We know that the places in which children live, play and move shape their current and future health. For example:
- Access to local parks and woodlands influences children’s play, physical activity levels and mental health.
- Neighbourhood infrastructure can support or constrain children’s active travel to school, leisure facilities, healthcare settings and other amenities.
- Exposure to alcohol, tobacco outlets or unhealthy food and drinks advertisements can depend on the socioeconomic characteristics of where you live.
We might not realise it, but by understanding more about the role of place in children’s lives, we can start to influence and advocate for population level policy change that improves our built, natural and social environment to enhance the health of children in Scotland.
Who is this workshop for?
This participatory workshop is designed for policymakers, practitioners, researchers, and other professionals whose work or interests lie in understanding how children’s movement, mobility and experience of place can act as a lever to improving child health and reducing inequalities.
What is involved?
This in-person workshop has two sessions. The morning session aims to: i) share current Scottish policy related to places and children’s health; ii) share findings from SPACES an internationally novel longitudinal research project that aims to understand how children’s mobility and movement in their local environment shapes their health; and iii) discuss the importance of developing networks and sharing good practice. This will consist of four invited talks:
- Irene Beautyman, Place and Wellbeing Partnership Lead at the Improvement Service and Public Health Scotland
- Dr Paul McCrorie and Dr Jon Olsen, MRC/CSO Social and Public Health Sciences Unit
- Dr Paul Bradshaw, Director, Scottish Centre for Social Research
- Aidan Gallacher, CEO, Actify CIC
The afternoon session will consist of four themed breakout rooms. In each breakout room, participants will work together to identify and consider emerging public health questions related to the role of place on children’s health.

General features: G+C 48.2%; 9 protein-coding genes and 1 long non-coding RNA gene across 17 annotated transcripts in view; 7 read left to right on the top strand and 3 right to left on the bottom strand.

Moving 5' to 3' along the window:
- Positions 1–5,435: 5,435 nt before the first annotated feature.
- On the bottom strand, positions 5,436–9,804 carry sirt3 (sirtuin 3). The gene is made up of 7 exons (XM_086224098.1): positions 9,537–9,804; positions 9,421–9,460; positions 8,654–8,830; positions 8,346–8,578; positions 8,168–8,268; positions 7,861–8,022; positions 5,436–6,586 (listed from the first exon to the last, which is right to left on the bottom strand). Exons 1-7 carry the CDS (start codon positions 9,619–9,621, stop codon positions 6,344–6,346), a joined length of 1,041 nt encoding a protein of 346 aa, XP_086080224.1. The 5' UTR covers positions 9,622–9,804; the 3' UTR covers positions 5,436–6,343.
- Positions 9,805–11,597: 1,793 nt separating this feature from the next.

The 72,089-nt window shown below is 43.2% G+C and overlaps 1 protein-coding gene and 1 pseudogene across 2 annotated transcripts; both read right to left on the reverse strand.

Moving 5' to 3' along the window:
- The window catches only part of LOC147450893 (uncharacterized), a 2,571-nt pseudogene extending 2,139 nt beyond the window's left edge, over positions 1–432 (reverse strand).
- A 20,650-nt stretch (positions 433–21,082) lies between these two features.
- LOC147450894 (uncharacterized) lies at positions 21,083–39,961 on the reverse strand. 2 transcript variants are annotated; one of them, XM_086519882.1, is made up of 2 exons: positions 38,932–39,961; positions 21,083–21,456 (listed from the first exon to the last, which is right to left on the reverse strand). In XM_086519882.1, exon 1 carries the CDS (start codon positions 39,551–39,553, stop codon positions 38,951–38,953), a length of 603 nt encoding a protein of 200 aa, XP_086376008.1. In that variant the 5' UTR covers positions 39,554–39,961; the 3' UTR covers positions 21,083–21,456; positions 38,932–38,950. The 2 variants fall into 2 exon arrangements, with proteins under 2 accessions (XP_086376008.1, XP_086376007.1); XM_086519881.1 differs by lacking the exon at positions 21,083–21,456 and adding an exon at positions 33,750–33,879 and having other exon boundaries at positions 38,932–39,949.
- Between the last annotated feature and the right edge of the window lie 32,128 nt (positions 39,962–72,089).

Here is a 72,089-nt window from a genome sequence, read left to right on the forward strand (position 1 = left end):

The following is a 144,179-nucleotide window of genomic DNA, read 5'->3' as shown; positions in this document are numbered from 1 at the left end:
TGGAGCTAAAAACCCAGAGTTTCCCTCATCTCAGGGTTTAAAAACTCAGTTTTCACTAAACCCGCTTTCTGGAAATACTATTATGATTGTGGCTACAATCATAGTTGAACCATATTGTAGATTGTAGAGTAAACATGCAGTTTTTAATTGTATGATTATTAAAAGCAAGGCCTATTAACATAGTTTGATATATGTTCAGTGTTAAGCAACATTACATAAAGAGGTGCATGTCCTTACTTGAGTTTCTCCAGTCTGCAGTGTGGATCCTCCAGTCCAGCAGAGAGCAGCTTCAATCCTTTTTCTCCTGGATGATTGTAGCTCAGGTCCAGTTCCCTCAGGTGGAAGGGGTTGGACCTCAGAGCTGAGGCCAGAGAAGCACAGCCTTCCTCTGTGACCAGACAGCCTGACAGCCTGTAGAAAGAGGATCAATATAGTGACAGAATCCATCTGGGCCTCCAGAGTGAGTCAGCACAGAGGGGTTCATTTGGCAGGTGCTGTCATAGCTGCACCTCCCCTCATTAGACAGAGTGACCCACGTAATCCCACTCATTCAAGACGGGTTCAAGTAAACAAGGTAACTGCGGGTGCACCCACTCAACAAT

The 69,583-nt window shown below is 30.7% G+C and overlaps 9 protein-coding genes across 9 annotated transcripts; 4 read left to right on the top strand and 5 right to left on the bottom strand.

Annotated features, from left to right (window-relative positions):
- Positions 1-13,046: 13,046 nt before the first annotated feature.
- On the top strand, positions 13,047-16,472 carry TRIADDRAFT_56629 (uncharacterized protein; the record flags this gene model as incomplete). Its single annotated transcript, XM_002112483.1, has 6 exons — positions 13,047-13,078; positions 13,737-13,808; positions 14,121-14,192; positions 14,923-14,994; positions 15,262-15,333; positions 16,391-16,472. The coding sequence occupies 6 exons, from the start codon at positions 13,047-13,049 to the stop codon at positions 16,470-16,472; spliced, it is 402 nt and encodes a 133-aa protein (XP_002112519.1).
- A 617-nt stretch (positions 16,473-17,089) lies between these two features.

- Theme 1 – Physical activity, active travel and play. These are important health behaviours with strong links to positive physical and mental health and wellbeing. The way our neighbourhoods are designed impacts children mobility, whether that is walking or cycling to school, or playing in the local park. Understanding more about this can tell us how our neighbourhoods can be designed to best serve young people.
- Theme 2 – Mental health. The built, natural and social environments can influence children’s mental health, including experiences of stress, anxiety, and depression. Availability, accessibility, and exposure to natural spaces where children can play and socialise may protect their mental health, whereas poorly designed spaces that limit children’s mobility may result in poorer mental health outcomes. Understanding more about what neighbourhood characteristics support children’s mental health, how these act to influence specific mental health outcomes, and how they may differ depending on where people live, is the first stage to trying to improve them.
- Theme 3 – 20-minute neighbourhoods. Where children live and play is an important predictor of their health. Access to things like high quality public parks, woodlands and other important facilities are not equally distributed across all neighbourhoods in the country. Many children either don’t have these things physically available to them, or can’t access them easily. By understanding the relationship between access, exposure, and experience of these local amenities and young people’s health and wellbeing, we can influence the way neighbourhoods are designed.
- Theme 4 – Exposure to unhealthy commodities. The more children are exposed to shops that sell things like tobacco, alcohol, and fast food, the greater chance they are to consume those products. Consumption might be better or worse for certain groups of young people. By understanding more about this, we can argue for change to where shops are allowed to open, and restrictions on how they advertise and sell their potentially unhealthy products.
After the event, discussions from these four breakout rooms will be synthesised and prioritised to develop a co-produced research-policy agenda that will act as a catalyst for further research with the aim of informing policy and reducing child health inequalities.